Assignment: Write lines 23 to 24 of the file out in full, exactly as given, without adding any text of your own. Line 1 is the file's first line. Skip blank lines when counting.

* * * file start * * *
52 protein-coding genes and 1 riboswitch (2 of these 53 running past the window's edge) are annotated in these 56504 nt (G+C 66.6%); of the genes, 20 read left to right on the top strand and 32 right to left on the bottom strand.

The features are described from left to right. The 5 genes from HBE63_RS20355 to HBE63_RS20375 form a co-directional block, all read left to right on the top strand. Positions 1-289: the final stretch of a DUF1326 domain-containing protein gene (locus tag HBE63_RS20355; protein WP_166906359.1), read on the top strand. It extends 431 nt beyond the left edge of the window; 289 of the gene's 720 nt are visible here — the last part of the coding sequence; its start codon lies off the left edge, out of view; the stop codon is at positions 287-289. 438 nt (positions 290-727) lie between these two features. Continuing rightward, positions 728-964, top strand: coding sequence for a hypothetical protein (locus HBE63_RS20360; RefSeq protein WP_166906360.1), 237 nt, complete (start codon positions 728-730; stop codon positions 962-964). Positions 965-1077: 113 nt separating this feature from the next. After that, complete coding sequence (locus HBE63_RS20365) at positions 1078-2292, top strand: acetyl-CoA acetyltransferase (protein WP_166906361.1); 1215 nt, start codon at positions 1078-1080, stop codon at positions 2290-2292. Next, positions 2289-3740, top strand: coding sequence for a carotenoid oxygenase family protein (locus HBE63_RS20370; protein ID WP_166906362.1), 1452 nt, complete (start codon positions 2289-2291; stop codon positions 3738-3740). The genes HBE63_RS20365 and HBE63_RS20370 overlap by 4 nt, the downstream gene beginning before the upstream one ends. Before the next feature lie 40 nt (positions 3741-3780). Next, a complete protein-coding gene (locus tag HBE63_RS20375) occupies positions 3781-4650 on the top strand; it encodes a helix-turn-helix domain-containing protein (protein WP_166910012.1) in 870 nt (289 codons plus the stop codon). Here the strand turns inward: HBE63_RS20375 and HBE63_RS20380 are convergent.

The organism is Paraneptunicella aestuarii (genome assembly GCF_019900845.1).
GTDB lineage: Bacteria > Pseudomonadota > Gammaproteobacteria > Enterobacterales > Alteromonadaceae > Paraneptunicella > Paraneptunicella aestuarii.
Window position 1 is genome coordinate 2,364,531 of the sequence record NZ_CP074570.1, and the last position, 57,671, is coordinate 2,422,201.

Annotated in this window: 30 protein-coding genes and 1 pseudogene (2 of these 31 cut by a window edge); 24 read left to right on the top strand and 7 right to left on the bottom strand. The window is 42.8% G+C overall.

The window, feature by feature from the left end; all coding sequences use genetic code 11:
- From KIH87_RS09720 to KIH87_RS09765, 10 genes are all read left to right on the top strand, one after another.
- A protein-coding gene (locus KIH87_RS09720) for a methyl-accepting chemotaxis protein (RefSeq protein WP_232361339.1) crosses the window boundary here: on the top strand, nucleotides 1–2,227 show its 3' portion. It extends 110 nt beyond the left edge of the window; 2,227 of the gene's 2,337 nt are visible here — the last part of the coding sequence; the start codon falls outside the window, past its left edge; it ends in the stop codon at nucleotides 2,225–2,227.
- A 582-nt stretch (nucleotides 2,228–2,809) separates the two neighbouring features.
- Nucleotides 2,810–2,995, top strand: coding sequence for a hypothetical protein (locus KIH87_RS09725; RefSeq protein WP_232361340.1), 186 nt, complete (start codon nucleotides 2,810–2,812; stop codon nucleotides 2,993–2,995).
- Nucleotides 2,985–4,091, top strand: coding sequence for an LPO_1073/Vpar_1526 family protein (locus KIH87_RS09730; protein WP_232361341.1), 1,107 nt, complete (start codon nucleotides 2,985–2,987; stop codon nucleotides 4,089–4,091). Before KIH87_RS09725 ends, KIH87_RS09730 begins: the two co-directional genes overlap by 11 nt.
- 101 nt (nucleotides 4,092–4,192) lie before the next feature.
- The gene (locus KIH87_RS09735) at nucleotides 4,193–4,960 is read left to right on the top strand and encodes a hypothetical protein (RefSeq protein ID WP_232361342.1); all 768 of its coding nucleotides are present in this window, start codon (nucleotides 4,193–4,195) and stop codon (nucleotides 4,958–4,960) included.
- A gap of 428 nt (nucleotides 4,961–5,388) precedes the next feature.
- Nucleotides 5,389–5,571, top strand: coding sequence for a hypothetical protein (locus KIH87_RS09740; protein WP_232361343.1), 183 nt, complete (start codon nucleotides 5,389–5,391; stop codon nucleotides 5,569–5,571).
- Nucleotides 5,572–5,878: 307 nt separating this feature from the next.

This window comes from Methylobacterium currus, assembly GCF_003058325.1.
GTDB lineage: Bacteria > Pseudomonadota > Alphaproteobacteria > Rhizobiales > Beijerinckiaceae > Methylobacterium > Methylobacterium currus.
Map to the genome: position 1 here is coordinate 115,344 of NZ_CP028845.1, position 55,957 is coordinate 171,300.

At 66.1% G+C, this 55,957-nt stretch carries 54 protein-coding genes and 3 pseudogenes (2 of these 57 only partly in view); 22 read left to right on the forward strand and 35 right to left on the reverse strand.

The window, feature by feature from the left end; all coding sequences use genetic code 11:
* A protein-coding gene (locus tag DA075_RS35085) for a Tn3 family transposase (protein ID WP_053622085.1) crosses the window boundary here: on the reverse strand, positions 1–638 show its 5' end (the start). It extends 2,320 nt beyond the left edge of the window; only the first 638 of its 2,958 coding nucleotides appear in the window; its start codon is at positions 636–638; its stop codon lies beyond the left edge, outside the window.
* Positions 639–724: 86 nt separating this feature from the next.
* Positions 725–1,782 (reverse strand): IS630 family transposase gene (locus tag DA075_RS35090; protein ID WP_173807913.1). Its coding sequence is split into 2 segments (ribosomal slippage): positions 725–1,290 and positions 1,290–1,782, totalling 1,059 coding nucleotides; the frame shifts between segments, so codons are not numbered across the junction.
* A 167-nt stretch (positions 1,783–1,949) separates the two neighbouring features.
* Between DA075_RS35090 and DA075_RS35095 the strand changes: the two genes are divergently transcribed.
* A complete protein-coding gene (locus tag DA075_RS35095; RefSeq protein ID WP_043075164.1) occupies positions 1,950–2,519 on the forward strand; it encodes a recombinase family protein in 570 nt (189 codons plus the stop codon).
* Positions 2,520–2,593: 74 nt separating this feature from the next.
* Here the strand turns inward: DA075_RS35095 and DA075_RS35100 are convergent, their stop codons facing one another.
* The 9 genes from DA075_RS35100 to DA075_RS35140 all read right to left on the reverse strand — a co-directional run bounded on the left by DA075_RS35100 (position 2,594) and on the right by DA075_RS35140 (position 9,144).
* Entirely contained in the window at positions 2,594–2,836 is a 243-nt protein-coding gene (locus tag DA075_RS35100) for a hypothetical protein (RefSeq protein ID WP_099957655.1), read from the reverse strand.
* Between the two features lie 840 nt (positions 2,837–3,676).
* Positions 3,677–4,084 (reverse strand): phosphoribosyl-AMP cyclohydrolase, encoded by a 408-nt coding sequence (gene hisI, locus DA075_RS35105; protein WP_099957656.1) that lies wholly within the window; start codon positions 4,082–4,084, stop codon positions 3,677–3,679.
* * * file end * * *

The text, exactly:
* A protein-coding gene (locus tag DA075_RS35085) for a Tn3 family transposase (protein ID WP_053622085.1) crosses the window boundary here: on the reverse strand, positions 1–638 show its 5' end (the start). It extends 2,320 nt beyond the left edge of the window; only the first 638 of its 2,958 coding nucleotides appear in the window; its start codon is at positions 636–638; its stop codon lies beyond the left edge, outside the window.
* Positions 639–724: 86 nt separating this feature from the next.